Uncomfortable Conversations – Part I
I don’t like to make people uncomfortable.
I became an advisor because I wanted to take care of people – to help them feel safe and financially secure. Asking questions and raising issues about difficult topics is hard for me, but I do it because it’s one of the most important jobs we do as advisors.
One topic none of us is comfortable discussing is the process of growing old and dying. Intellectually, we know we’ll age and eventually die of something. But our society is built around denying that reality as long as we possibly can, and it causes us to put ourselves and our loved ones in some very difficult situations.
As Baby Boomers born between 1946 and 1964 age, there will be more and more of us facing this reality. Our parents need our help now, and we need to face the fact that we won’t be forever young either.
Last week I attended a workshop given by Amy Florian, who teaches a graduate level course at Loyola University Chicago on aging, to learn what we at TAAG can do to help. This is Part 1 of a two part blog on the topic, with the first focused on cognitive issues and the second on communication.
As people age, they lose their mental clarity, but at different levels. My great-grandmother was still playing chess and reading at 95, so I hope I have her genes!
For some, a loss of clarity is a symptom of a significant and life threatening disease. One in 9 people over age 65 have Alzheimer’s disease today, and another individual is diagnosed every 67 seconds. The disease causes the brain to shrink, which not only impacts our cognitive functions, but also slowly shuts down our body’s ability to function altogether.
Even those who have not been diagnosed with Alzheimer’s are sometimes impacted by dementia. A vitamin B12 deficiency, infections such as UTIs, medication interactions, circulatory problems, and psychological trauma, such as the death of a spouse, can all trigger dementia.
The first sign of dementia or Alzheimer’s isn’t simply becoming forgetful, because older individuals without any serious problems will still exhibit forgetfulness as they age. The real signs can sometimes be more subtle, such as changes in personality and withdrawing from family and friends.
It’s not easy facing reality (back to those difficult conversations again) but If you are concerned that a family member might be suffering from dementia or Alzheimer’s, it’s important to get them to a doctor for a diagnosis as soon as possible for several reasons.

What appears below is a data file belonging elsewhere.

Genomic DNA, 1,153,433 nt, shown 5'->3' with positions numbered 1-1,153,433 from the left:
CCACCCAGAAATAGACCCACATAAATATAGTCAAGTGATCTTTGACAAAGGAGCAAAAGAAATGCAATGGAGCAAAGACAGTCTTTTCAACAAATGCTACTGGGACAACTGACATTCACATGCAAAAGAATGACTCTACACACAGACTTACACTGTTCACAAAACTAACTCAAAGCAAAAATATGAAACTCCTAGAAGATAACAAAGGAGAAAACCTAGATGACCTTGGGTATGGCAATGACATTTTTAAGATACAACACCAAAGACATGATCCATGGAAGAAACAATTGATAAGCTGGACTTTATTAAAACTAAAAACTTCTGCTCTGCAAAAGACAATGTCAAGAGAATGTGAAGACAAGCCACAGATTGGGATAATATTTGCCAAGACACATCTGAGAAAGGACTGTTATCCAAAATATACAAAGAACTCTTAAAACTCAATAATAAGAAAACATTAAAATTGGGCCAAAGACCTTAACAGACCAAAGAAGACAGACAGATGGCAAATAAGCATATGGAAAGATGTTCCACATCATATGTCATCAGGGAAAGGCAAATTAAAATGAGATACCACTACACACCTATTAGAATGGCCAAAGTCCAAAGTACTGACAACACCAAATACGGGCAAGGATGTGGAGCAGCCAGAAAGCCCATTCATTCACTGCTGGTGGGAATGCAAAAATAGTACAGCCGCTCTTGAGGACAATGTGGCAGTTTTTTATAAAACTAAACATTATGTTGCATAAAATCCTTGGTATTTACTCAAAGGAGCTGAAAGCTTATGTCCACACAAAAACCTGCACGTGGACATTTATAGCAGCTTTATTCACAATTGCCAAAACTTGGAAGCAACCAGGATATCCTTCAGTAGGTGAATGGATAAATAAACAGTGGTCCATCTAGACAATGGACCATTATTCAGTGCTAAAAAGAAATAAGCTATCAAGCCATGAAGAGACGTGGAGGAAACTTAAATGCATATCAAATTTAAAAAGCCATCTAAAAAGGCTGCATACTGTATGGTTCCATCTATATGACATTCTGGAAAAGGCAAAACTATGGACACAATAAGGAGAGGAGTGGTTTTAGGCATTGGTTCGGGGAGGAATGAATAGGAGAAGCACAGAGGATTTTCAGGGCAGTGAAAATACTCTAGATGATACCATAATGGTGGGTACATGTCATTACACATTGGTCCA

If the dementia is triggered by something such as medical interactions or a vitamin B12 deficiency, the symptoms can be reversed by something as simple as a review and adjustment of medications or a vitamin B12 shot.
Circulatory problems and infections can be treated as well, and early detection can prevent more serious medical events such as a heart attack or sepsis.
Even an early diagnosis of Alzheimer’s allows you to explore treatments that will allow you to maintain your independence much longer than you would if you wait and ignore the signs. The Alzheimer’s Association has a tool on their website called the Navigator that helps you map out a plan of action if someone you know is diagnosed. The National Institute on Aging also has a resource book that is available in PDF or booklet form.
Here at TAAG, we complete the Emergency Assistance form with our clients, regardless of their age, to discuss what they want us to do if they begin to show changes in behavior that cause us concern. We want to be sure they know we’ll be their safety net, and will reach out to friends, family or other advisors of their choosing if they aren’t able and they want us to do so on their behalf.
The physical and mental challenges we face as we age are better faced with friends, family and trusted advisors on our side. In my next blog, I’ll provide tools and explanations of documents that are available to express your wishes, to ensure that you and your loved ones have more control over what happens to you as you age.